plums

can anyone tell me when to pick plums, when they are red&green or whe
they are red all over, if i leave them on tree bugs start to eat the
-- timbuc2
Add pictures here
<% if( /^image/.test(type) ){ %>
<% } %>
<%-name%>
Add image file
Upload
I wouldn't pick them until they are ripe. I don't know about plums, but peaches receive 90 percent of their sweetness and flavor in the last five days of their ripening process.
Maybe you could hang some sugar water in the trees in plastic jugs cut to allow the bugs access. They will try to get into the jugs and drown. You will have to change the water regularly.
Dwayne

Add pictures here
<% if( /^image/.test(type) ){ %>
<% } %>
<%-name%>
Add image file
Upload
timbuc2 wrote:

Well sir, around here we wait until the fruit starts to fall off the tree, and when it gets dark we go get as much as we can carry.
Not our tree, you see.
Add pictures here
<% if( /^image/.test(type) ){ %>
<% } %>
<%-name%>
Add image file
Upload
You could take one fruit and place in your kitchen window. It may ripen. I do not have the answer,
--
Sincerely,
John A. Keslick, Jr.
  Click to see the full signature.
Add pictures here
<% if( /^image/.test(type) ){ %>
<% } %>
<%-name%>
Add image file
Upload
timbuc2 wrote:

The longer you leave them on the tree, the sweeter they become. Timing is critical, so if you leave them too long, they get spongy. You can pick them a little early, if bugs are a problem. Leaving them at room temperature will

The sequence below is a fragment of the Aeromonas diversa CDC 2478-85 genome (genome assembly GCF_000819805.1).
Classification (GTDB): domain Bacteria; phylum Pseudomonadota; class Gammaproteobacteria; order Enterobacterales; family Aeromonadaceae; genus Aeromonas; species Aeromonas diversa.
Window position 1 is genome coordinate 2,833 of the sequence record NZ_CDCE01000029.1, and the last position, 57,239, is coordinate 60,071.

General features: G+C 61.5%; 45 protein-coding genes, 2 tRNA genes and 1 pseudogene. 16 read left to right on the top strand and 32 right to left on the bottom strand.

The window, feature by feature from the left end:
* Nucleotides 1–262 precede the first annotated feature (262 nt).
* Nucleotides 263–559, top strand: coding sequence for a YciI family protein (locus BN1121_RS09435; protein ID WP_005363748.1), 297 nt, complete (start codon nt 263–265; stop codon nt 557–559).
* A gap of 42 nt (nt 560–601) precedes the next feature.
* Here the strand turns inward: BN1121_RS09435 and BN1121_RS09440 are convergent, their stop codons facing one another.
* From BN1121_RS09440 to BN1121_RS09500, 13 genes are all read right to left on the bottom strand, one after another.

improve their flavor (mostly by eliminating the unripe taste, but not necessarily the sweetness). Don't refrigerate them until after they have rippened.
Not sure what variety of plum you have, but I would wait at least until they are red all over. They may still be partially unripe. Check that they are not hard but pick before they turn spongy. Of course, tasting a few is always a good test. Depending on the variety, there are no fixed criterias, but you will develop your own criterea from experience. You should also address the bug problem. Identify the bug and take preventative measures. Are these bugs wasps? If so, wasp traps may help.
Sherwin D.
Add pictures here
<% if( /^image/.test(type) ){ %>
<% } %>
<%-name%>
Add image file
Upload
I will say one thing. Prunus species do not tolerate improper pruning. Small mistakes make big problems for the trees. Improper pruning greatly reduces living parenchyma cells which store carbohydrates in the form of starch. This starch is converted to glucose for defense and many other features. This is greatly reduced by flush cuts and stems left long.
For more on pruning:
http://www.treedictionary.com/DICT2003/tree_pruning/index.html - - Sincerely, John A. Keslick, Jr. Arborist http://home.ccil.org/~treeman and www.treedictionary.com Beware of so-called tree experts who do not understand tree biology. Storms, fires, floods, earthquakes, and volcanic eruptions keep reminding us that we are not the boss.

Add pictures here
<% if( /^image/.test(type) ){ %>
<% } %>
<%-name%>
Add image file
Upload

HomeOwnersHub.com is a website for homeowners and building and maintenance pros. It is not affiliated with any of the manufacturers or service providers discussed here. All logos and trade names are the property of their respective owners.